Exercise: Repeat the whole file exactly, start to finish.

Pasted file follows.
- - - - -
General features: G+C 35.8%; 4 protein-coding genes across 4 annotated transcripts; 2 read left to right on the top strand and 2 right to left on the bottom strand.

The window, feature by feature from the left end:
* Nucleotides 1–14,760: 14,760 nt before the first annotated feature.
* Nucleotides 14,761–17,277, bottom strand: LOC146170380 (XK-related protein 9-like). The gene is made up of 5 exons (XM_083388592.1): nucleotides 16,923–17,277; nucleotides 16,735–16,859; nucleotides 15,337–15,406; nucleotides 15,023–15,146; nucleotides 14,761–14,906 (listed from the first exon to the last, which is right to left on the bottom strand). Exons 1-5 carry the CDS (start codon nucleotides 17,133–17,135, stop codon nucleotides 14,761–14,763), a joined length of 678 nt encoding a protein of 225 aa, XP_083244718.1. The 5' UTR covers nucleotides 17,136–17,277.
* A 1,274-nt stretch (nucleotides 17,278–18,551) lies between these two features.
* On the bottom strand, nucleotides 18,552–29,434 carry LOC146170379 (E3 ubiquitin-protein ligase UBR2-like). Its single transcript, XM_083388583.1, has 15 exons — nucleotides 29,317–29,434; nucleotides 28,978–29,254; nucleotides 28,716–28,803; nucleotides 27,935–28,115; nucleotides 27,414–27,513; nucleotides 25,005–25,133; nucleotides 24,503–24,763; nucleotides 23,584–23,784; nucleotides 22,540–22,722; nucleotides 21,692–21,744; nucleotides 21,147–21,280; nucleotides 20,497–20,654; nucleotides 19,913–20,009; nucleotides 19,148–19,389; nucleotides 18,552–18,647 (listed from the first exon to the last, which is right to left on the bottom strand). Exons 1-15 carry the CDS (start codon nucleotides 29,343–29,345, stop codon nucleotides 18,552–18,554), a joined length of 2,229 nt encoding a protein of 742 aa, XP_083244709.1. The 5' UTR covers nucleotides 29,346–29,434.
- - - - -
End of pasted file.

General features: G+C 35.8%; 4 protein-coding genes across 4 annotated transcripts; 2 read left to right on the top strand and 2 right to left on the bottom strand.

The window, feature by feature from the left end:
* Nucleotides 1–14,760: 14,760 nt before the first annotated feature.
* Nucleotides 14,761–17,277, bottom strand: LOC146170380 (XK-related protein 9-like). The gene is made up of 5 exons (XM_083388592.1): nucleotides 16,923–17,277; nucleotides 16,735–16,859; nucleotides 15,337–15,406; nucleotides 15,023–15,146; nucleotides 14,761–14,906 (listed from the first exon to the last, which is right to left on the bottom strand). Exons 1-5 carry the CDS (start codon nucleotides 17,133–17,135, stop codon nucleotides 14,761–14,763), a joined length of 678 nt encoding a protein of 225 aa, XP_083244718.1. The 5' UTR covers nucleotides 17,136–17,277.
* A 1,274-nt stretch (nucleotides 17,278–18,551) lies between these two features.
* On the bottom strand, nucleotides 18,552–29,434 carry LOC146170379 (E3 ubiquitin-protein ligase UBR2-like). Its single transcript, XM_083388583.1, has 15 exons — nucleotides 29,317–29,434; nucleotides 28,978–29,254; nucleotides 28,716–28,803; nucleotides 27,935–28,115; nucleotides 27,414–27,513; nucleotides 25,005–25,133; nucleotides 24,503–24,763; nucleotides 23,584–23,784; nucleotides 22,540–22,722; nucleotides 21,692–21,744; nucleotides 21,147–21,280; nucleotides 20,497–20,654; nucleotides 19,913–20,009; nucleotides 19,148–19,389; nucleotides 18,552–18,647 (listed from the first exon to the last, which is right to left on the bottom strand). Exons 1-15 carry the CDS (start codon nucleotides 29,343–29,345, stop codon nucleotides 18,552–18,554), a joined length of 2,229 nt encoding a protein of 742 aa, XP_083244709.1. The 5' UTR covers nucleotides 29,346–29,434.